There were no flights to and from Britain for the second consecutive day on Friday as restrictions around British airspace which has been hit by potentially dangerous volcanic ash drifting in from Iceland were further extended until Saturday.

The National Air Traffic Services (Nats) described the situation as “dynamic and subject to change”.

“We continue to work closely with airports, airlines and the rest of Europe to understand and mitigate the implications of the volcanic eruption,” it said.

The problem appeared to be spreading across Europe with Scandinavian countries looking particularly vulnerable as the wind, carrying the ash, changed direction.

The worst-affected countries in mainland Europe included France, Germany and Poland.

The European air traffic control organisation said the situation was “as bad as on Thursday or worse” with the number of “lost” flights expected to rise to 17,000.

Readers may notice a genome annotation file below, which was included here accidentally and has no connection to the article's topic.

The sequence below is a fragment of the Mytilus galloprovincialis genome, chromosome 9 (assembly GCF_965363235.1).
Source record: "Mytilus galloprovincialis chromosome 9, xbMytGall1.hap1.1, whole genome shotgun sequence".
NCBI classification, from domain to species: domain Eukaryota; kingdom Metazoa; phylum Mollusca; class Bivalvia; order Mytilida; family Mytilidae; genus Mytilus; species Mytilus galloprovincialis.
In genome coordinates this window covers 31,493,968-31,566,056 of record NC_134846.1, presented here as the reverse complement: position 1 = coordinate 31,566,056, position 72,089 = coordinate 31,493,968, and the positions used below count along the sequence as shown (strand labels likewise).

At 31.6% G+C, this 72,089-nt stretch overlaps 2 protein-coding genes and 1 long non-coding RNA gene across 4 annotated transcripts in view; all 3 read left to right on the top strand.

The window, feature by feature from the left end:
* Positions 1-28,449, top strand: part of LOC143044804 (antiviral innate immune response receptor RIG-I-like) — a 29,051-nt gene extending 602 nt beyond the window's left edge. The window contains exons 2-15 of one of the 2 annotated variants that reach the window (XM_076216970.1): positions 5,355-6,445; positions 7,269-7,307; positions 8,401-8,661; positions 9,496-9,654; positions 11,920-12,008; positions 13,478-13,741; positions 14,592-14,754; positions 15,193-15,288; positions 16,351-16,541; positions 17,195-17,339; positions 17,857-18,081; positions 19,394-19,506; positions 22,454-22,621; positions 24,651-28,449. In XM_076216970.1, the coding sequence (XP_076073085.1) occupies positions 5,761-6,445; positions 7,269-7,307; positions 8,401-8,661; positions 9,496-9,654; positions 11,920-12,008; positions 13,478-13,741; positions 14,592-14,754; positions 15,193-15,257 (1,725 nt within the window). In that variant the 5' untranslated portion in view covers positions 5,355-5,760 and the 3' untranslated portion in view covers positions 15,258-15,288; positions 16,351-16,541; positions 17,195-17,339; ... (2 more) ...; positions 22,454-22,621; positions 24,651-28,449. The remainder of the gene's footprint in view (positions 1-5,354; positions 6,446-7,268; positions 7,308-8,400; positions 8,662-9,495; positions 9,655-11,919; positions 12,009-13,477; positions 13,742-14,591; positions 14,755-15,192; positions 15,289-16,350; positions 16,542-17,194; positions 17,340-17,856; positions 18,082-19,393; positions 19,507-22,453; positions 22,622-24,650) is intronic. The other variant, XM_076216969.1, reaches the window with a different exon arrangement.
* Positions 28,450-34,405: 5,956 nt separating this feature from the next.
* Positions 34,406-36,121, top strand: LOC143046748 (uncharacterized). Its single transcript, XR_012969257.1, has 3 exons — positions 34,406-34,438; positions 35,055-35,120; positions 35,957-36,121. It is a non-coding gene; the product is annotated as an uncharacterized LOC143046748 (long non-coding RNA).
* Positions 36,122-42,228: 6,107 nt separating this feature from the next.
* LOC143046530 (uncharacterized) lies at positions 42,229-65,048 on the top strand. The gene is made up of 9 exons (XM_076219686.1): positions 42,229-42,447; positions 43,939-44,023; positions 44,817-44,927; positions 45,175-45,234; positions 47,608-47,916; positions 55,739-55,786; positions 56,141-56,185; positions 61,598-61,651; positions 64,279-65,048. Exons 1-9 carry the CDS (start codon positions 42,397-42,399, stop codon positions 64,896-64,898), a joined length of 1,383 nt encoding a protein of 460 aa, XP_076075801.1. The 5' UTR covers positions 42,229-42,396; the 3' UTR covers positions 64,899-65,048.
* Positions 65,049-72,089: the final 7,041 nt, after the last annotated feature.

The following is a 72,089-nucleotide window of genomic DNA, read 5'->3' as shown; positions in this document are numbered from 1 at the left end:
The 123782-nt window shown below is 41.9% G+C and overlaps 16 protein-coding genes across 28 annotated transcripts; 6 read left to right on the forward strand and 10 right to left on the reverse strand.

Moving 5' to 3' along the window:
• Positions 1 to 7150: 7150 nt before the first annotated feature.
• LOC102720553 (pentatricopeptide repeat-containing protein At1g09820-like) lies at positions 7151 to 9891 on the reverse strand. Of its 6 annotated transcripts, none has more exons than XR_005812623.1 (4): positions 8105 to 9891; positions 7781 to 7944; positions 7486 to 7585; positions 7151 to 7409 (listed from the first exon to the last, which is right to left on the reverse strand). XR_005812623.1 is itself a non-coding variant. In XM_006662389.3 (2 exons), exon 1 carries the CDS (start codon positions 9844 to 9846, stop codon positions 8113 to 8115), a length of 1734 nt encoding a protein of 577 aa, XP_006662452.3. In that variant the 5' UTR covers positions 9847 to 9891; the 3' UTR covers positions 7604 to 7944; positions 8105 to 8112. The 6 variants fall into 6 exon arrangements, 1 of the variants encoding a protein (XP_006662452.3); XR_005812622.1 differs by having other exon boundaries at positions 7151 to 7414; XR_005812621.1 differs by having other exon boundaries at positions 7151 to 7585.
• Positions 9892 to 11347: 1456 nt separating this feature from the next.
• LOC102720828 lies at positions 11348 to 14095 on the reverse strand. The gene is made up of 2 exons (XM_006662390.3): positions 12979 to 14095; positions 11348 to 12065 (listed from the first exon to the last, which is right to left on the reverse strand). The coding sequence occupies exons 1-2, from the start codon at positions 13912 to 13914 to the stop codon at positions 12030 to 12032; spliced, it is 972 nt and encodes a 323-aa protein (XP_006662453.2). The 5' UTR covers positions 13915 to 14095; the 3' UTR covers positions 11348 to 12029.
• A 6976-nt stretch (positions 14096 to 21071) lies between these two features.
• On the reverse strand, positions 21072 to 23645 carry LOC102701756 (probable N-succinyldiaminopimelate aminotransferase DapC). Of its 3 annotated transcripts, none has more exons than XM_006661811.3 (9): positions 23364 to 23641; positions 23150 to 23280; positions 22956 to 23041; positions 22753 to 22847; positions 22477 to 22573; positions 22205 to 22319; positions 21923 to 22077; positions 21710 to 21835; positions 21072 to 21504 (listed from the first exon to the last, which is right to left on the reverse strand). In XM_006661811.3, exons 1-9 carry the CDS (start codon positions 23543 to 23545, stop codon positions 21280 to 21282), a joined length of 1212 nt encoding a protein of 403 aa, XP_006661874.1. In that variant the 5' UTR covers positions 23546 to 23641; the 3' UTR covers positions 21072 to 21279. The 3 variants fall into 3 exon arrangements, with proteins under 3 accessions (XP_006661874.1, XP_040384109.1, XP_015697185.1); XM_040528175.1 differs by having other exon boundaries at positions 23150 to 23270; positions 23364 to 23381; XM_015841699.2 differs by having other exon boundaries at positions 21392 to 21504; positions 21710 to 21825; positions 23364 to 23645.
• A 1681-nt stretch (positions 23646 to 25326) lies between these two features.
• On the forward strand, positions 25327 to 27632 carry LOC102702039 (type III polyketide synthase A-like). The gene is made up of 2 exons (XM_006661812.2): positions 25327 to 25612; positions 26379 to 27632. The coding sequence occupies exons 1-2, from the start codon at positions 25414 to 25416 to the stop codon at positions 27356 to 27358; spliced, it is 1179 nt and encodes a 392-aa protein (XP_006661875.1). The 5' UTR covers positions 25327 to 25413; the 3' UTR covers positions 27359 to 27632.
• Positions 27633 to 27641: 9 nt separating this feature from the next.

This is the worst lockdown of European airspace since the Second World War and has disrupted travel plans of tens of thousands of travellers.

But authorities are taking no chances after experts warned that even a tiny particle of ash containing sand, glass and rock could damage aircraft posing a potential safety risk.

They recalled a 1982 incident involving a British Airways jumbo which had a miraculous escape after all its engines jammed as it flew through a thick cloud of volcanic ash.

As planes remained grounded, there was a scramble for seats on trains, ferries and coaches. Eurostar reported heavy rush and warned passengers not to come to station unless they had a firm booking.

“We are carrying more than 38,000 people today and all our trains are full…We are telling potential customers without bookings not to come to St. Pancras (the main London terminal) because they will not be able to travel,” a spokeswoman told the BBC.

Ferry services also reported a big rise in passenger numbers with some operators saying they were fully booked for the next two days.

Prime Minister Gordon Brown apologised to the public but said safety was of paramount importance.

The lockdown, which started shortly before noon on Thursday, was expected to be lifted on Friday morning but after a review it was extended for another 24 hours. Even after restrictions are lifted it would take several days for normal services to be restored.

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